Physicochemical properties of ball milled plastic char derived from PET water bottle at different temperatures
Product yield (%)
BET Surface Area(m²/g)
Average Pore size (nm)
Average Particle Size (µm)
AI [mol DBEAI/(mol CAI)]
Note: a; O/C; Atomic mole ratio of oxygen to carbon, b; H/C; Atomic mole ratio of hydrogen to carbon, AI; aromaticity index
The ratio of O/C can reflect the changes in O-containing functional groups of BMPCs with different pyrolysis temperatures (Xiao et al. 2016). The ratios of O/C showed a decreasing trend at 500-600℃ (from 0.0779 to 0.0553) but at 600-700℃ increased again from 0.0553 to 0.0804, and at 800℃ decreased again to 0.0689 (Table 1). BMPCs sorption can be interpreted by the structure-activity relationships between the pyrolysis temperature, H/C atomic ratio and aromatic cluster formation, and sorption capacity. Decreasing the ratio of H/C atomic, the sorption capacity of organic pollutant by char increased linearly with different pyrolysis temperatures. As shown in Table 1, not only specific surface area and surface hydrophobicity of BMPCs but also the aromatization degree was gradually increased with increase in pyrolysis temperature. Zeta potential is an important indicator to characterize the behavior of nanoparticles in colloidal solutions (Biriukov et al. 2020). Zeta potential values of all BMPCs were getting more and more negatively charged as charring temperature raised.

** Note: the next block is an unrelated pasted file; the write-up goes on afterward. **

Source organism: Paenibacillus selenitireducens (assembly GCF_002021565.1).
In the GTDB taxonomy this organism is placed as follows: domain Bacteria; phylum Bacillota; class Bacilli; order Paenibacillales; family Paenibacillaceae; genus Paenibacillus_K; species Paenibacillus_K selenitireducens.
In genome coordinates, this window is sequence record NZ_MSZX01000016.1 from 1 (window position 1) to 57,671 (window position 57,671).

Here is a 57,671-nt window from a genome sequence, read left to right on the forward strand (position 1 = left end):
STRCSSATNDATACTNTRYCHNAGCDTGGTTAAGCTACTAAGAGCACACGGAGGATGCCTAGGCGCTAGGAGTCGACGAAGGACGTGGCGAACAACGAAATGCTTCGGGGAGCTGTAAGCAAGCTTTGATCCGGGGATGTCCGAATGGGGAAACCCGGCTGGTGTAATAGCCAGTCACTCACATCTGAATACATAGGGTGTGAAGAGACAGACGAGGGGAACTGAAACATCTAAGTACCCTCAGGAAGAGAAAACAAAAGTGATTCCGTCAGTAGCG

Raman measurement showed that BMPCs like biochar represent two significant peaks at 1350cm−1and 1595cm−1, and the ID/IG ratio increased with the increase of pyrolysis temperature (500-800℃), explaining the higher the temperature, the more defects, which may be related to the condensation of small amorphous defects, the removal of some O-containing groups and the succession of aromatic clusters (Guizani et al. 2017). But at 800℃ ID/IG ratio was a little bit less than at 700℃ (Fig. 1).